Press Release ● Federal Employees
For Immediate Release: 
August 28, 2003
Contact Info: 
Stacey Farnen

WASHINGTON – House Democratic Whip Steny Hoyer (MD) released the following statement today in response to a letter from President Bush to Speaker Dennis Hastert announcing his decision to invoke a national emergency to avoid implementing the federal employee pay adjustment provided for in the Federal Employee Pay Comparability Act.  The President continued to advocate a 2 percent pay raise and a $500 million Human Capital Performance Fund as he proposed in his 2004 budget earlier this year.

In July, the full House Appropriations Committee adopted the Hoyer-Wolf-Moran amendment to the Fiscal Year 2004 Transportation Treasury Appropriations Bill to provide a 4.1% pay adjustment for federal civilian employees, including blue collar employees, providing them with pay parity with military employees.

 “President Bush continued to demonstrate a lack of appreciation for federal employees in his letter released yesterday, just days before Labor Day, the day that honors all American workers.  His decision to invoke a national emergency to provide an inadequate pay raise for the very men and women who are confronting that emergency on a daily basis smacks of indifference, or at least a failure to understand the role federal employees play in keeping America safe.

 “The President’s action is made worse by his willingness at the same time to provide political appointees with bonuses and his relentless pursuit of trillions of dollars of tax breaks that mainly benefit the wealthiest Americans, not the middle-class.  If the Administration is unable to fairly compensate career federal employees who work just as hard, it should not award bonuses to its political appointees.  And, the Administration should not ask federal employees to give up $1.6 billion in pay to help pay for the war while providing $85 billion in tax cuts in 2003 alone for those making over $200,000.

 “It is important to keep this issue in perspective.  The 4.1 percent pay adjustment that I have been advocating for federal employees with many of my colleagues in Congress would cost an additional $1.6 billion over the president’s proposal.  In comparison, the federal government spends $1.6 billion in just twelve days in Iraq.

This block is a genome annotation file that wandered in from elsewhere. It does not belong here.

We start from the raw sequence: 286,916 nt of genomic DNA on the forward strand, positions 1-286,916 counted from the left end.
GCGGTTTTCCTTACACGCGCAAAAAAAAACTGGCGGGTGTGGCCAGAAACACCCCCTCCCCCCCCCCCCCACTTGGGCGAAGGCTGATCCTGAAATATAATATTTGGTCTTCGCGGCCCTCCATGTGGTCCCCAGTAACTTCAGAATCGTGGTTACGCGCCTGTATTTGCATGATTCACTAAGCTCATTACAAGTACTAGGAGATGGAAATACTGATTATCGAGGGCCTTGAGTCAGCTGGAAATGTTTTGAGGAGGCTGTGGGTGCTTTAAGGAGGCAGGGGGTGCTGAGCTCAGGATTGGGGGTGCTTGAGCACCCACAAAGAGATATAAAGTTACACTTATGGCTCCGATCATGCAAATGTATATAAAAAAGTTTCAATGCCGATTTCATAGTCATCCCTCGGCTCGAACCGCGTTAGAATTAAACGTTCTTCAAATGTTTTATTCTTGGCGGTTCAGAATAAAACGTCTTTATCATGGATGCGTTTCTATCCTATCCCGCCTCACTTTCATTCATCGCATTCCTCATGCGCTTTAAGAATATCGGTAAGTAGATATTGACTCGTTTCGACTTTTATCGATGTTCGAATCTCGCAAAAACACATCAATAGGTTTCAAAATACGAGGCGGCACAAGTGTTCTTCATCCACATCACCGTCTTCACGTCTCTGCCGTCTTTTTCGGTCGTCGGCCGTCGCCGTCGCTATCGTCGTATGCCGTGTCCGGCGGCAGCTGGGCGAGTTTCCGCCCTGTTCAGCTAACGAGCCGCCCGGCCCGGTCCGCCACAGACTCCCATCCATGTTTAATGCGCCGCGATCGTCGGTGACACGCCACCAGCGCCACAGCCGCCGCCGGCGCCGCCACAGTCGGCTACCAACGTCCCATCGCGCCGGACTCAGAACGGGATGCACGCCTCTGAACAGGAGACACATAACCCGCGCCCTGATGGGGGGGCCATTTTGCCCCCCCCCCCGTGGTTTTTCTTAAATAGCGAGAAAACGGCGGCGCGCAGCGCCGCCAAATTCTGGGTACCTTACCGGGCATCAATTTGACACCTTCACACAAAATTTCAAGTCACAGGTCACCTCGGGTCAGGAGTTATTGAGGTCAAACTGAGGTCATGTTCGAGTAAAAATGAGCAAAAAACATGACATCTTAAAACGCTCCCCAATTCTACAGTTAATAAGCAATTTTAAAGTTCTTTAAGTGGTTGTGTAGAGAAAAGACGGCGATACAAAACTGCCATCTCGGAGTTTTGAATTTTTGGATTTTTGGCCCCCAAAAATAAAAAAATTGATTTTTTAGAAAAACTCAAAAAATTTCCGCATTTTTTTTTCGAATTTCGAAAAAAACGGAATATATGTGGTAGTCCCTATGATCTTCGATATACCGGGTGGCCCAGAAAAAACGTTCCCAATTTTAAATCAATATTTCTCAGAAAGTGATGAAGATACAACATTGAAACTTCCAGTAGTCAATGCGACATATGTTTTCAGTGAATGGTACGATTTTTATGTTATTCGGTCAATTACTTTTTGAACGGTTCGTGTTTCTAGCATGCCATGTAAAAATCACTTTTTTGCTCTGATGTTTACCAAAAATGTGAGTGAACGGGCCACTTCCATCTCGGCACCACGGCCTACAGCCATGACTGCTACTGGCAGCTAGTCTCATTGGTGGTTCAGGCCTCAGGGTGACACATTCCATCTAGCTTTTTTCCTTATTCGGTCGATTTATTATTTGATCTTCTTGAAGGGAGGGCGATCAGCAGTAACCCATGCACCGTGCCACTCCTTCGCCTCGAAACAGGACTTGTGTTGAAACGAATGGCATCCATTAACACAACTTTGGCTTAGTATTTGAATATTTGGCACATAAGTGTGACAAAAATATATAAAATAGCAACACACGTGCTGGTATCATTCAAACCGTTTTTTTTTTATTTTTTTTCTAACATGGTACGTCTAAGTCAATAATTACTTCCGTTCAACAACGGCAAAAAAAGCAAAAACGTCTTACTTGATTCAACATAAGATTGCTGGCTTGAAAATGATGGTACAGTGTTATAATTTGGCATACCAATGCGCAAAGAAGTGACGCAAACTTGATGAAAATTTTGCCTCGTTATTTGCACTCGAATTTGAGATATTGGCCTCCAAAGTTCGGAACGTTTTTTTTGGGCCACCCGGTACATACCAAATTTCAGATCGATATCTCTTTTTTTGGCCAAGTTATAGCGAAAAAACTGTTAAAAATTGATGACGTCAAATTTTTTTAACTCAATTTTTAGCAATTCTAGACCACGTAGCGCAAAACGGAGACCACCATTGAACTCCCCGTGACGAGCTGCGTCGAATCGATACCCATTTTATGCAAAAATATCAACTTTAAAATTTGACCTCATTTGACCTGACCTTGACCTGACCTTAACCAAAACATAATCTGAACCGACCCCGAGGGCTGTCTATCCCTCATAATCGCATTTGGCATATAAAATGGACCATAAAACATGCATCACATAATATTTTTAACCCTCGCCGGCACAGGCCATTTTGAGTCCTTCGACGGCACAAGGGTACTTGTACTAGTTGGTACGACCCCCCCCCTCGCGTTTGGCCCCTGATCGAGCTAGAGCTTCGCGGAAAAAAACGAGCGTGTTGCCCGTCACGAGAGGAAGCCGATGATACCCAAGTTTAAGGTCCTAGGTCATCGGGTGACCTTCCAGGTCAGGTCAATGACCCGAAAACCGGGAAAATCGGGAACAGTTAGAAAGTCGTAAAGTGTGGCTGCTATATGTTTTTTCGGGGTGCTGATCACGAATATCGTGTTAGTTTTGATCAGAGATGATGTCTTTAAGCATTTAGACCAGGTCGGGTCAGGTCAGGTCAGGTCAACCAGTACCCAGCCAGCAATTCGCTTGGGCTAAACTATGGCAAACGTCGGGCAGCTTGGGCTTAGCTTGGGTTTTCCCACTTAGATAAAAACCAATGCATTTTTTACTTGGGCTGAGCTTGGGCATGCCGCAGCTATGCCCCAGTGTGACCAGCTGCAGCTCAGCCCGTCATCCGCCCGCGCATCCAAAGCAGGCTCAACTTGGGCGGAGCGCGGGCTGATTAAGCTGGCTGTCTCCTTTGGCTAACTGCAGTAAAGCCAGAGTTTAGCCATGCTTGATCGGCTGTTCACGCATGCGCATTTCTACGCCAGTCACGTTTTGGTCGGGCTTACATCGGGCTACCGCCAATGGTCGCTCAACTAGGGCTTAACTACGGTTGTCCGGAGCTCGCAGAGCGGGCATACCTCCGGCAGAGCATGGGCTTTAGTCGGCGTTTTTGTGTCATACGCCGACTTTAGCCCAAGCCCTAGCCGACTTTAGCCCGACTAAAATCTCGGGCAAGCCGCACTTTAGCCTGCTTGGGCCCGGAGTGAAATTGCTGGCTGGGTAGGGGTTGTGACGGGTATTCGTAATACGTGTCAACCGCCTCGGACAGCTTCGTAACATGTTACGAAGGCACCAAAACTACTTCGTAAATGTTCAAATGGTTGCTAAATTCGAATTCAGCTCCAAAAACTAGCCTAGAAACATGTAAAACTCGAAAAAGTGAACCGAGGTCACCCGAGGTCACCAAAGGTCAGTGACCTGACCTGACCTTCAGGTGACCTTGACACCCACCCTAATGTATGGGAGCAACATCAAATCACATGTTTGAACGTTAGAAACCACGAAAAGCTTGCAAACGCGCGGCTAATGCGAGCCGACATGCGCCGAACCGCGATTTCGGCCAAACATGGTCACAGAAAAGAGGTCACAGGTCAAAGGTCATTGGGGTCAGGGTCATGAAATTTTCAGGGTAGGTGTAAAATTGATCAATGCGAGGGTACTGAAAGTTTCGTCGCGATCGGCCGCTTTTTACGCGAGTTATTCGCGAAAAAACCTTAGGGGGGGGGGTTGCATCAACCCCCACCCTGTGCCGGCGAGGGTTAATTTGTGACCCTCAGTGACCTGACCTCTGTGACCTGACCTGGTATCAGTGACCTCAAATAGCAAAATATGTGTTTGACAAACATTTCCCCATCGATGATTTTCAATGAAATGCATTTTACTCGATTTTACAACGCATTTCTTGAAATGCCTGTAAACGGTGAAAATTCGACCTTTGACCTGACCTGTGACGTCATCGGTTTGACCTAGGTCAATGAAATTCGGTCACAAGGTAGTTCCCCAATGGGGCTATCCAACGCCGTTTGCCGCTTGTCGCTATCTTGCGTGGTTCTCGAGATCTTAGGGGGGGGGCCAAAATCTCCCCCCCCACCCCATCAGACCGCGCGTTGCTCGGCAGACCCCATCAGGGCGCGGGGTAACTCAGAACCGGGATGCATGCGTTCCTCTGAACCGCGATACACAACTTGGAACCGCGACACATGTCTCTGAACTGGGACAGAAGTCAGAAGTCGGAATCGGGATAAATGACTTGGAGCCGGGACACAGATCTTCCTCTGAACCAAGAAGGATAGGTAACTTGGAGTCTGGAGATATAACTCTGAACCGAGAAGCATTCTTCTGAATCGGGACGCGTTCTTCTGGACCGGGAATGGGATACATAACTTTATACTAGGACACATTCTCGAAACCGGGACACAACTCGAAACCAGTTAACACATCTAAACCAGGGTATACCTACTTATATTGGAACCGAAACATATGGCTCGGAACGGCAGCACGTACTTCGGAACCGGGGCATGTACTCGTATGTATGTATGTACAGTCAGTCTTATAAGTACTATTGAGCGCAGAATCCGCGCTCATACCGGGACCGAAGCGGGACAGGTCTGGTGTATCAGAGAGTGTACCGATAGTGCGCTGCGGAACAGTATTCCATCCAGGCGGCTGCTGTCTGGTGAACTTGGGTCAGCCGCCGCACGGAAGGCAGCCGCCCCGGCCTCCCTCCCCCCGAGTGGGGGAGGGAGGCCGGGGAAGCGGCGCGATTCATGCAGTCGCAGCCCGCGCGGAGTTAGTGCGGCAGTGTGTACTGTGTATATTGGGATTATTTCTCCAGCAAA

“The Administration appears to believe federal employees are an easy target.  But I urge the President to remember that the workers he is shortchanging are the scientists at the CDC who are working to protect Americans against a biological terrorist attack, the men and women of the CIA who are risking their lives around the world in the fight against terrorism, and the Customs officers who guard our borders.  These are not faceless clerks pushing paper in the bowels of government bureaucracy.

 “I will continue my fight on Capitol Hill to provide a fair pay adjustment for federal employees when Congress returns next week.”
The Federal Employee Pay Comparability Act (FEPCA) of 1991 provides for annual pay adjustments for federal employees of base annual pay and locality pay.  Under FEPCA, the base annual pay adjustment is based on Employment Cost Index (ECI), which measures change in private sector wages and salaries. The ECI showed that the annual across-the-board increase would be 2.7% in January 2004 and would cost approximately $2.7 billion.
Under FEPCA, the locality payment adjustment is calculated by the Bureau of Labor Statistics through a National Compensation Survey that reviews 32 regions nationwide. The NCS showed that the locality adjustment, overall, should be 15.1% starting in January 2004 and would cost approximately $12.5 billion.
Under FEPCA, the president is required to present an alternative pay plan before September 1 if he disagrees with the FEPCA base pay formulation.  President Bush did this on August 28 when he announced the base annual pay adjustment would be only 1.5%, not the ECI recommended 2.7% -- a 1.2% reduction.  Further, the president proposed a 0.5% locality pay adjustment, which will cost $500 million. Finally, he proposed yet again the controversial $500 million “Human Capital Performance Fund”, which was granted only $2.5 million in the House 2004 Transportation Treasury Appropriations Bill passed by the full Appropriations Committee in July.
The decision President Bush announced yesterday, while not without precedent, is highly unusual. Since FEPCA became law, the ECI recommended adjustment has been rejected only in August 1993, August 1995, August 1995, August 1997, and August 2003.